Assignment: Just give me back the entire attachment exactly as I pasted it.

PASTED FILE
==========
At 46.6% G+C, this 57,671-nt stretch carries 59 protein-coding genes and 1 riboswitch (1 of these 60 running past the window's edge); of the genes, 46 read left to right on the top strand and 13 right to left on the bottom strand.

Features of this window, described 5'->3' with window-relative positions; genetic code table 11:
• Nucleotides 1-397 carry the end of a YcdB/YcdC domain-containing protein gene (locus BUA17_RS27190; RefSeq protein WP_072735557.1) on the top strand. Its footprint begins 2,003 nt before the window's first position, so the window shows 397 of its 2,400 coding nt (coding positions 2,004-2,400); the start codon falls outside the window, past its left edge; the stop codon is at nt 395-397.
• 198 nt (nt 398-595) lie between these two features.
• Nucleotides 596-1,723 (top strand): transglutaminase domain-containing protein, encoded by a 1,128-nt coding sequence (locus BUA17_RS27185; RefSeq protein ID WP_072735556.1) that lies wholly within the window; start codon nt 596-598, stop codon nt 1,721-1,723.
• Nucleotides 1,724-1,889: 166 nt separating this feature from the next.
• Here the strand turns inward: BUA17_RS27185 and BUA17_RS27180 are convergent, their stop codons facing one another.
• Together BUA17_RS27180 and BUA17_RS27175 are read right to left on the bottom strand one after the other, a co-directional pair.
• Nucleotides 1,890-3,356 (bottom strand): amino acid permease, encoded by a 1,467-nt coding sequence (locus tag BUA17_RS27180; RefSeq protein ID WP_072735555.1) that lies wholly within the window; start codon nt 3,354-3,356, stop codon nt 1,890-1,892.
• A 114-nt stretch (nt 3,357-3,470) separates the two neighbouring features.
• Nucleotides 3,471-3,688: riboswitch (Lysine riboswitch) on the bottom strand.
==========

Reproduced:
At 46.6% G+C, this 57,671-nt stretch carries 59 protein-coding genes and 1 riboswitch (1 of these 60 running past the window's edge); of the genes, 46 read left to right on the top strand and 13 right to left on the bottom strand.

Features of this window, described 5'->3' with window-relative positions; genetic code table 11:
• Nucleotides 1-397 carry the end of a YcdB/YcdC domain-containing protein gene (locus BUA17_RS27190; RefSeq protein WP_072735557.1) on the top strand. Its footprint begins 2,003 nt before the window's first position, so the window shows 397 of its 2,400 coding nt (coding positions 2,004-2,400); the start codon falls outside the window, past its left edge; the stop codon is at nt 395-397.
• 198 nt (nt 398-595) lie between these two features.
• Nucleotides 596-1,723 (top strand): transglutaminase domain-containing protein, encoded by a 1,128-nt coding sequence (locus BUA17_RS27185; RefSeq protein ID WP_072735556.1) that lies wholly within the window; start codon nt 596-598, stop codon nt 1,721-1,723.
• Nucleotides 1,724-1,889: 166 nt separating this feature from the next.
• Here the strand turns inward: BUA17_RS27185 and BUA17_RS27180 are convergent, their stop codons facing one another.
• Together BUA17_RS27180 and BUA17_RS27175 are read right to left on the bottom strand one after the other, a co-directional pair.
• Nucleotides 1,890-3,356 (bottom strand): amino acid permease, encoded by a 1,467-nt coding sequence (locus tag BUA17_RS27180; RefSeq protein ID WP_072735555.1) that lies wholly within the window; start codon nt 3,354-3,356, stop codon nt 1,890-1,892.
• A 114-nt stretch (nt 3,357-3,470) separates the two neighbouring features.
• Nucleotides 3,471-3,688: riboswitch (Lysine riboswitch) on the bottom strand.